Dr. Vogel applies computational and statistical modeling approaches to human imaging and multiomic data to better understand the genesis and progression of neurodegenerative diseases. A major focus of Dr. Vogel’s work involves characterization of individual differences in disease expression. While Dr. Vogel’s work in this domain has primarily focused on Alzheimer’s disease pathology, especially tau, his focus has recently expanded to characterization of frontotemporal dementia and synucleinopathies. Dr. Vogel also has a keen interest in understanding what factors contribute to selective vulnerability (or resilience) of brain tissue to certain pathologies. Many of these research pursuits are achieved through the wrangling, aggregation and fusion of large datasets, with a focus on reproducibility and synthesis of complementary information.
Dr. David Wolk is Professor of Neurology, Chief of the Division of Cognitive Neurology, Director of the National Institute of Aging funded Penn Alzheimer’s Disease Research Center, and Co-Director of the Penn Institute on Aging.
Dr. Wolk’s primary clinical interest has been in the diagnosis and care of individuals with a variety of neurodegenerative conditions. His research has focused on the cognitive neuroscience of memory decline associated with aging and Alzheimer’s Disease using techniques including behavioral testing, structural and functional MRI, and FDG and molecular PET imaging. Much of this work is also directed at examining biomarkers, including behavioral and neuroimaging, that differentiate healthy aging from the earliest transition to AD and their potential role in understanding disease mechanisms and incorporation into treatment trials. Dr. Wolk has had sustained NIH support since 2003 and has been the principal or co-investigator on numerous local, national and international studies, including therapeutic trials.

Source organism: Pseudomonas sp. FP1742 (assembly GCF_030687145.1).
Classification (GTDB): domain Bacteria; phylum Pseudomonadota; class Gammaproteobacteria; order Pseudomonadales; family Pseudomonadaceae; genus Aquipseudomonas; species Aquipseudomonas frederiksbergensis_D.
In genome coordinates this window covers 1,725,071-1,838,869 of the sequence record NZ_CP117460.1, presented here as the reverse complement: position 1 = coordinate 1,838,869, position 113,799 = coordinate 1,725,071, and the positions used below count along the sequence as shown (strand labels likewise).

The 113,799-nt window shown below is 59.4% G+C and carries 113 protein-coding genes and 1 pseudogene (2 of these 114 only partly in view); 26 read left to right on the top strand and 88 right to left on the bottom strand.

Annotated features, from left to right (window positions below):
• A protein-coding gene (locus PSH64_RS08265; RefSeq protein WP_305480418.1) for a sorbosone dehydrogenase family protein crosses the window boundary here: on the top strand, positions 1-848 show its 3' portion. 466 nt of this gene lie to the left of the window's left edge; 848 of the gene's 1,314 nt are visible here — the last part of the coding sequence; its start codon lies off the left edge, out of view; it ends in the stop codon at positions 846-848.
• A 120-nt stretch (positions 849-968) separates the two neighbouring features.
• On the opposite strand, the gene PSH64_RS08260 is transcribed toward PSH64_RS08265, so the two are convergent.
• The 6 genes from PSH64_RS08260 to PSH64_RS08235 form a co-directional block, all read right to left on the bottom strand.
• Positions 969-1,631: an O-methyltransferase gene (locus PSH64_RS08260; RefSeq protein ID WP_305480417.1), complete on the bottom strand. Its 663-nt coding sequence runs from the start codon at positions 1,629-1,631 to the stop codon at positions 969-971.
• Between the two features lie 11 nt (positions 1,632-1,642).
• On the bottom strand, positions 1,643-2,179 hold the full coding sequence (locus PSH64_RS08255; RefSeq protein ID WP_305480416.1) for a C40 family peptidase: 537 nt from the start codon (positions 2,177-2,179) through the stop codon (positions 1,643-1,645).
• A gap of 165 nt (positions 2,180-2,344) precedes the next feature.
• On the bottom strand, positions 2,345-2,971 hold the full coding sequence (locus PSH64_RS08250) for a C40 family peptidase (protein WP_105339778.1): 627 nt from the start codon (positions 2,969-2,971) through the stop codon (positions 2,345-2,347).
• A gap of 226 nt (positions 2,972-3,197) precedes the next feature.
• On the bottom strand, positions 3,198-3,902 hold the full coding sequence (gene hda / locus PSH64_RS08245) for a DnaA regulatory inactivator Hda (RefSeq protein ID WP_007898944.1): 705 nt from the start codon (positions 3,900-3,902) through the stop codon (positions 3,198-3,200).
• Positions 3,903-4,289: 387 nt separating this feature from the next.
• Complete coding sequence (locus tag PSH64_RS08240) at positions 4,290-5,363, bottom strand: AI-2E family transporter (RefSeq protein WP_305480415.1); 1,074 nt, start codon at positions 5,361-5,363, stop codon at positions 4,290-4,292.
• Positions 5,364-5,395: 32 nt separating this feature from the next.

Dr. Wolk completed his medical training at Johns Hopkins University, a Neurology residency at the University of Pennsylvania, and clinical Fellowship training in Cognitive and Behavioral Neurology at Brigham and Women’s Hospital/Harvard Medical School; where he also completed a post-doctoral research fellowship studying memory in Alzheimer’s Disease. Amongst a number of honors, he is the recipient of the American Academy of Neurology’s Norman Geschwind Prize in Behavioral Neurology.